Car Driving School Business

Hi Folks,

I need some advice on opening up a car driving school. If anyone here owns a business or work as an instructor, please advise.
I am planning to start working as an instructor first (after doing trainer course from TAFE)to gain more knowledge of the business and to know if the business is really for me or not.

Thanks in advance!

Comments

  • +2 votes

    You got your advice/advise mixed up.

  • +9 votes

    If you work for someone else, you will get work straight away, but they will take a bigger cut and classify you as an independent contractor. If you work for yourself, it will take some time to build up your business, probably six months, as it is largely a referral based business. Be prepared to work Saturday and Sunday as that is when a lot of people have free time. After and before school is popular too with the high school students. You don't get paid while you're in between jobs, so try to do 90 minute lessons, instead of 60. My clients always liked them more anyway. You need half and hour in between appointments. You will need a dual-control car, so factor in about $1500+ for the dual-controls and there are only a few insurance companies who will insure you. You will pay about twice the normal comprehensive cover for your car.

    Your car will get lots of kms on it, quickly. Be prepared to keep good books and here in Queensland, you need to keep a record for 12 months of all the times and dates and who was driving. I found a cloud-based calendar handy for that. You won't earn as much as you think might be possible. I wouldn't be trying to be the main breadwinner of the family. Concentrating for lengthy or periods of time is tiring, especially on weekends when you might start at 6 in the summer time and end at 6 at night.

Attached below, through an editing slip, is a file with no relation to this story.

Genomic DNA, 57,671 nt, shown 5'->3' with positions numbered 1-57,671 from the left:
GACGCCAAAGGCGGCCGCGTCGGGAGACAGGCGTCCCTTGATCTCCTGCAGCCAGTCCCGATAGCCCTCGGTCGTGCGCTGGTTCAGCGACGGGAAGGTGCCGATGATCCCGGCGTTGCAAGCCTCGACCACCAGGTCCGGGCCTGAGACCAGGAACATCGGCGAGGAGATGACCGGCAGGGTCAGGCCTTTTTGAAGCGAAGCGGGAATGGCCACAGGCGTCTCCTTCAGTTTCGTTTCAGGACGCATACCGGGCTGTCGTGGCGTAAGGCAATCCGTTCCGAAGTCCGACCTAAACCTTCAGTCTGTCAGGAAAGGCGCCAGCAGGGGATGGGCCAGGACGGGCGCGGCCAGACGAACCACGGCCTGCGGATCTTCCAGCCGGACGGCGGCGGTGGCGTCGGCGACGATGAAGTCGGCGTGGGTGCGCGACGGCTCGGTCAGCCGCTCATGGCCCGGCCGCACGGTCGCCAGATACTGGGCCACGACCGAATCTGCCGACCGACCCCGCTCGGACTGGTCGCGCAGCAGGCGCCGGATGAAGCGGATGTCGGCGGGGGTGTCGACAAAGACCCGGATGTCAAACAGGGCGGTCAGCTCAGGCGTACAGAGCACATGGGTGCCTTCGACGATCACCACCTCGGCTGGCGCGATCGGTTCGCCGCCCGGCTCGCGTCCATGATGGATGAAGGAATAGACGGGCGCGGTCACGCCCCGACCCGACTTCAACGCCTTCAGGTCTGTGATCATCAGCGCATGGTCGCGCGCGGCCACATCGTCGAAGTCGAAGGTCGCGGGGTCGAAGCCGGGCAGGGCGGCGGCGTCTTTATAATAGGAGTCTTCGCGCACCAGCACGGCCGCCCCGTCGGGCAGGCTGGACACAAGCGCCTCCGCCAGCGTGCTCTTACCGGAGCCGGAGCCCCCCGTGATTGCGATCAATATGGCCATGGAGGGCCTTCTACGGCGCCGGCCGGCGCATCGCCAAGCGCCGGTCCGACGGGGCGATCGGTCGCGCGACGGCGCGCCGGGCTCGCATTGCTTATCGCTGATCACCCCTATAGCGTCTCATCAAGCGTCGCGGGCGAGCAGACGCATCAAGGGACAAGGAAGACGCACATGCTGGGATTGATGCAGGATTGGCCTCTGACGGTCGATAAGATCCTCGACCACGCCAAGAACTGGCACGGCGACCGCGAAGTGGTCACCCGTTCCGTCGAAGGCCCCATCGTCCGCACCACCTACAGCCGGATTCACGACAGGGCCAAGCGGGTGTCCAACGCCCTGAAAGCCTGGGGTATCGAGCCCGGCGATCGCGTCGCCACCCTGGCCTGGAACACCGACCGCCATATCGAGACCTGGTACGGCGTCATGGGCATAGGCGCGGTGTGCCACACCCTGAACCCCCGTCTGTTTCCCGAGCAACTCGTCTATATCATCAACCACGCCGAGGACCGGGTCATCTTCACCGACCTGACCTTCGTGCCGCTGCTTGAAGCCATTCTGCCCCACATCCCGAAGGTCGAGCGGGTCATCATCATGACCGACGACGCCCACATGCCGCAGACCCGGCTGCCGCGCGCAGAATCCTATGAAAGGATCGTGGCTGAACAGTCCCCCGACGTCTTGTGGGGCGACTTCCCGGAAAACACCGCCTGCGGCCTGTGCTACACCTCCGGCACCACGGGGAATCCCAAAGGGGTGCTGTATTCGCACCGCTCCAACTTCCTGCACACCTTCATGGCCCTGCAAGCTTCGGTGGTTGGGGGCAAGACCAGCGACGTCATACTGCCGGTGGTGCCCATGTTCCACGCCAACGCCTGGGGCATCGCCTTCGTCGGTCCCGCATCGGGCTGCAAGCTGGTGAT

If you enjoy teaching, you will enjoy the job, despite the downsides. If you're not a trained teacher but know how to drive, you will look back in a year and see how much you have improved as a teacher, hopefully. Be prepared to intervene early if there is a problem. After a while, you will know whether you need the assistance of your brake and or guiding the wheel. I have transitioned to become a school teacher, as the pay is better. There is something special about working with someone over a period of time to see them achieve their driving independence.

    There's probably a whole lot more I am forgetting, and apologies for the stream of consciousness like post. It's a great and rewarding job if you do it well. I've never raised my voice to a driving student, but I have got some clients from instructors who did. I have also picked up clients from instructors who feel asleep during a lesson, took their client past the dry-cleaners to pick something up, took calls during lessons, told the client they would fail, and told the client they were steering wrong without being able to teach them how to correct the deficit. The barrier to entry into the industry is woefully low, but if you do a good job, you will have plenty of work. Just be prepared for a lot of costs to be sucked out of your hourly rate.

    •  

      Thanks Daabido. Really appreciate your insight on this.
      How long did you run your business for ? Did you have any business partner or more instructors working with you ?

      •  

        A long time. Long enough to see the change of preference to go from 70/30 manual/automatic to about 50/50 these days. One guy that I know runs two cars (one auto and one manual) by himself. He keeps very busy. I worked solo. I didn't think it would be ethical taking cream off the top of someone else's hourly rate when I knew the take home amount was already fairly low. If you can target the university crowd there is possibility for your weekdays to be more full of customers.

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